Thanks for your time and happy Tuesday good peeps!

YouTube Video: The Lonely Art Of Film Developing Part II: “Fixer…It Just Smells Funny!”

Good September morn you war-torn, hardcore camera geeks! Continuing on from our last article, here is Part Two of my YouTube series on “The Lonely Art” of film developing.

This video focuses on the “fixing” part of bw film development. It is a very important process that makes your images permanent and protects the film from going bad, ie, fogging up, etc.

Incidentally, the fixer is also the part of bw film developing that “smells” the most! All the fixers I have used have had this really pungent, sour smell to them.

Some of you may remember the Flickr group with the brilliant name of “Film Is Not Dead It Just Smells Funny.” Personally, I believe the fixer is what they’re talking about. If I am wrong, let me know!

Anyway, this video is a little more technical than the last but my main point is still NOT about teaching bw film developing. Many people already have videos up that show you how to do it way better than I can.

What I have learned over the years is that, even though there are guidelines as to what to do for whatever film or developer you’re using, there can be variations and people sometimes do things a little differently but as long as you don’t stray too far from the formula, your results should be ok.

The point of this video is to show how tedious the process can be. There’s a lot of downtime involved, a lot of counting minutes. It reminds me a lot of when I worked overnight security for a big tech company. I did in the 1990s so I could go to school during the day.

There was a lot of downtime, free time with that job. Often I would read books, eat, call friends, exercise or get lost in thought. Anything to past the time. And the same goes for developing film.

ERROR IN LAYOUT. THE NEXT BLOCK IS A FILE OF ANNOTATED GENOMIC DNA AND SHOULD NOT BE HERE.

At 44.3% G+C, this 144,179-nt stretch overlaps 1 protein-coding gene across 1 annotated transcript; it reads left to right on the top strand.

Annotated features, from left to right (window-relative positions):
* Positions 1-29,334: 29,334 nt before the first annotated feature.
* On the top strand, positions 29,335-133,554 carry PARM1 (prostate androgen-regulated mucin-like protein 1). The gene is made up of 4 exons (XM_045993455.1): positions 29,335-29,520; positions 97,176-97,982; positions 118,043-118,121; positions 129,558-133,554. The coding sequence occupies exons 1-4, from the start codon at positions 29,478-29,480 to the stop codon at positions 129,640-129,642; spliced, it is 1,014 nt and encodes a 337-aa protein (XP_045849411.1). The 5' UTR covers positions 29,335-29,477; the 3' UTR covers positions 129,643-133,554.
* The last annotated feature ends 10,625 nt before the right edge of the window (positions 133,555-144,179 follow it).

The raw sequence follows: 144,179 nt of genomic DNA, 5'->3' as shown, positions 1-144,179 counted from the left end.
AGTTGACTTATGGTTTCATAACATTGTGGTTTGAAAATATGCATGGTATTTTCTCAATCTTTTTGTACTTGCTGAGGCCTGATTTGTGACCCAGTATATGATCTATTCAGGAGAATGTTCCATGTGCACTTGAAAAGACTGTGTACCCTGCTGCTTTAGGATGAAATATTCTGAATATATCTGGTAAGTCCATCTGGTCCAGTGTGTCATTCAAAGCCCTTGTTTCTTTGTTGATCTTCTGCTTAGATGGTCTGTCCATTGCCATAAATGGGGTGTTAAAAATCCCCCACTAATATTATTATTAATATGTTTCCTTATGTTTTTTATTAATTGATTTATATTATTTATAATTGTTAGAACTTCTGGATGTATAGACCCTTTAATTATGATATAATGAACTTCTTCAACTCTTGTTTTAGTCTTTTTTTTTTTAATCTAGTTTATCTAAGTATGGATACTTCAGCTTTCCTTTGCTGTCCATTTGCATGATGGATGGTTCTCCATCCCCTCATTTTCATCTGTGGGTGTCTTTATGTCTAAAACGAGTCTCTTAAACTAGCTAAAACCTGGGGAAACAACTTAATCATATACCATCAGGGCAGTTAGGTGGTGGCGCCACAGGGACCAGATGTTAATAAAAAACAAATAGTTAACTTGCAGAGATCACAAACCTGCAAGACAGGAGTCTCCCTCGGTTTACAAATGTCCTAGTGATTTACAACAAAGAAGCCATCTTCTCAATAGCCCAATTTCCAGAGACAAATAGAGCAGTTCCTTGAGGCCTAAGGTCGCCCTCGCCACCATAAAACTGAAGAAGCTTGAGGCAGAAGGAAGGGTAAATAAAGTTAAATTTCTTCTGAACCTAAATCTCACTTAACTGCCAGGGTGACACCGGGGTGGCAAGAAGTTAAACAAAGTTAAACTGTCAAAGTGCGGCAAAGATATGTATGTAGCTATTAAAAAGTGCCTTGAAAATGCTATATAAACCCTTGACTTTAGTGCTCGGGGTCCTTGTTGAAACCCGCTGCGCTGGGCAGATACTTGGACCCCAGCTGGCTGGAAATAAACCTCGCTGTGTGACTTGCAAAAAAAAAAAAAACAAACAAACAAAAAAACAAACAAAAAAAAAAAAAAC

When I started relearning the process over a decade ago, it was fun, fascinating and I did a lot of it. Today, I still find the results fascinating but I don’t quite enjoy the process as much. My mind wanders.

And even though it doesn’t take all that long to do one roll of film, it feels like forever sometimes but no it’s not. Actually yes, when you factor the scanning and processing thereafter, it does feel like forever!

In the video, I exaggerate some of the things I might do while waiting but there’s a lot of truth to those exaggerations. It is a deeply personal process. Some people put music on, some might do their bills, meditate, etc. It takes a patient person to want to develop film but the results, especially when good, are most worthwhile.

Also to keep it fun, I reveal in this video a camera I’ve been shooting with a lot the past couple of months. Can you guess what it is? 🙂

Thanks for watching and feel free to leave a comment about your experiences, I love to hear from you!

YouTube Video: The Lonely Art Of Film Developing Part I

Good day you hardcore camera geeks! Well, as you may or may not know, this summer I am concentrating on building our YouTube channel. As a result the written blog is suffering a little, but I have faith it will catch up. The content already written will always be there so I’m not too worried about it.